ANU Emeritus Professor Barry Ninham AO FAA has been awarded the Matthew Flinders Medal by the Australian Academy of Science for his work in the physical sciences, including technological innovations for the developing world.
Professor Ninham and his colleagues designed world-leading technologies for desalination and for cleaning recycled water of bacteria, viruses, drugs, arsenic and nuclear waste. This technology is particularly relevant to third-world countries where access to clean water is challenging.
Professor Ninham is the world's leading researcher on colloid and surface science, an interdisciplinary science combining physical, chemical and biological sciences.
He is renowned for his work in the self-assembly of biological molecules and the theory of molecular forces.
"This honour celebrates a truly spectacular research leader," said Professor Tim Senden, Director of the ANU Research School of Physics and Engineering.
"Barry is one of the most remarkable intellects I've met. His insights have been as deep as they are broad, covering the terra incognita between disciplines such as physics, chemistry and biology."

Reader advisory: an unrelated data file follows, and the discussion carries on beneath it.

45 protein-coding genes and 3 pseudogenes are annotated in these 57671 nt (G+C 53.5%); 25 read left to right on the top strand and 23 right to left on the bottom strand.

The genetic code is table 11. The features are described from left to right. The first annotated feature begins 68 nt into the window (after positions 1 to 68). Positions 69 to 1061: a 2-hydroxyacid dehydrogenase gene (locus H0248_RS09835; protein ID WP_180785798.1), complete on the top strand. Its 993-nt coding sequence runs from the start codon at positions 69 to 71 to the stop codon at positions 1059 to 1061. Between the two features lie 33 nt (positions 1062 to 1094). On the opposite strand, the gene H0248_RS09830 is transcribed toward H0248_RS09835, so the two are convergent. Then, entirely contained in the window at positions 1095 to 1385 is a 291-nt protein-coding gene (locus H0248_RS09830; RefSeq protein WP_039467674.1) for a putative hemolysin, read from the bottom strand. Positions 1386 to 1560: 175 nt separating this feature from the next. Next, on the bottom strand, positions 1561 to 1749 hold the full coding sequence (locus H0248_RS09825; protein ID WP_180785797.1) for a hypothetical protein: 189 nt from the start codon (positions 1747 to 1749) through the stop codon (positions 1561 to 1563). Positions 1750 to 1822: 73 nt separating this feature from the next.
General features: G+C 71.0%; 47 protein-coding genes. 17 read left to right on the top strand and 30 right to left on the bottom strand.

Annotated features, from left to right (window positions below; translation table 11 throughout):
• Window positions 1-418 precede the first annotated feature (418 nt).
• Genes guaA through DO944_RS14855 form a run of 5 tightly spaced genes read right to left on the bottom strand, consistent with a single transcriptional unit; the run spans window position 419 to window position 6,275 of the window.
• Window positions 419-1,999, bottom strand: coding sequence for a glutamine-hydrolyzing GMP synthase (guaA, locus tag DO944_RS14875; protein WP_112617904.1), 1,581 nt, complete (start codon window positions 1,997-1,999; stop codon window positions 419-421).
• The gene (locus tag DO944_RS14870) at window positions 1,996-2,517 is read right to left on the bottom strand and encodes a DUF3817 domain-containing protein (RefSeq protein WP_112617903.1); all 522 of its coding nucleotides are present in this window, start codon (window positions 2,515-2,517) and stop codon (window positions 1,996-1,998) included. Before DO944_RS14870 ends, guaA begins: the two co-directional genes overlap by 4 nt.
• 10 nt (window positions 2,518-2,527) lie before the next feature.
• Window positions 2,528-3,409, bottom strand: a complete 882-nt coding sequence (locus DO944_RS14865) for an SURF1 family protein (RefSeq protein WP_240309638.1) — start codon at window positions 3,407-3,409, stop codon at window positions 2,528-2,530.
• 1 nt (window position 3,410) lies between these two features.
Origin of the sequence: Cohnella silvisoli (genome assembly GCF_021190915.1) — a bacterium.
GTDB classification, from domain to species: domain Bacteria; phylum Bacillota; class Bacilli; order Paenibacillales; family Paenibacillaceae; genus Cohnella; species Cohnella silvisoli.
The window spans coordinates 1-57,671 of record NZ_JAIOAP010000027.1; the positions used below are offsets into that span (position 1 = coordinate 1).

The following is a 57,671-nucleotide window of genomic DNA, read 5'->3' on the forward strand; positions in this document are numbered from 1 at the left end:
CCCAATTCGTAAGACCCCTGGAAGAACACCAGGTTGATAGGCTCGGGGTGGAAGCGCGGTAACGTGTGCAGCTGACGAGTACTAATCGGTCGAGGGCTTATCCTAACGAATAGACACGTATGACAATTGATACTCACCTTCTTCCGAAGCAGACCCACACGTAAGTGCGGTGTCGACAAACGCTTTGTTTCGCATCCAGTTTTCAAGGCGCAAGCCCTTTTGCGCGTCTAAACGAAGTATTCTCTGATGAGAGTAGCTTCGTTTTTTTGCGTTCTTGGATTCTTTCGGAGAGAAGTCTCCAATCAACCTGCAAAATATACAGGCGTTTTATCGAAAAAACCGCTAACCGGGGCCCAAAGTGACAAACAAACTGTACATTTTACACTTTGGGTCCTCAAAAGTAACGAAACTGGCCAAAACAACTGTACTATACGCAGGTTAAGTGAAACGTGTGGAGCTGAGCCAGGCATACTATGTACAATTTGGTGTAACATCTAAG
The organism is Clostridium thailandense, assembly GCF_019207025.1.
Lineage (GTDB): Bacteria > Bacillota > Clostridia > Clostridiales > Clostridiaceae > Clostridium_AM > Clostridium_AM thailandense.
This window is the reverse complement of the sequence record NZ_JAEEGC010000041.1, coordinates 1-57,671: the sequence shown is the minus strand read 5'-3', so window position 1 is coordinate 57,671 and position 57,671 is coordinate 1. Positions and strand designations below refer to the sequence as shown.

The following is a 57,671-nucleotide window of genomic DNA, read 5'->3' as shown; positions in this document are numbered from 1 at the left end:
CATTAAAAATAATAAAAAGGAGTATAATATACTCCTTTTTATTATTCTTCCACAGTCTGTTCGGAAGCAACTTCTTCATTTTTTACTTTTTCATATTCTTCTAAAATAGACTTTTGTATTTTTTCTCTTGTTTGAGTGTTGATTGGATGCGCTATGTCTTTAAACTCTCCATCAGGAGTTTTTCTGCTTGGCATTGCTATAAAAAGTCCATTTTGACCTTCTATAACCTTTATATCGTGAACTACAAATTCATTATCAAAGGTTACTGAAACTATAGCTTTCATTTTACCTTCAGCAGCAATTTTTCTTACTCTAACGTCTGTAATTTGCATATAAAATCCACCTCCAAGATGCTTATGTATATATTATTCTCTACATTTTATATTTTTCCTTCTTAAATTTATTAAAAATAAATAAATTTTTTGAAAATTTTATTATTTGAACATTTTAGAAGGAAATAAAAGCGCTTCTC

Professor Senden said Professor Ninham founded the ANU Department Applied Mathematics, which he led from 1970 to 1995.
ANU Vice-Chancellor Professor Brian Schmidt AC congratulated Professor Ninham for winning the Matthew Flinders Medal.
"To be recognised with the Matthew Flinders Medal is a great achievement that highlights Professor Ninham's commitment to his research and acknowledges his influence within the scientific community," Professor Schmidt said.
The Medal is awarded every two years to Australia's most influential and inspiring scientists. Professor Ninham will be presented with the award at Science in the Dome in 2017, where he will also deliver a lecture to leaders in the Australian scientific community.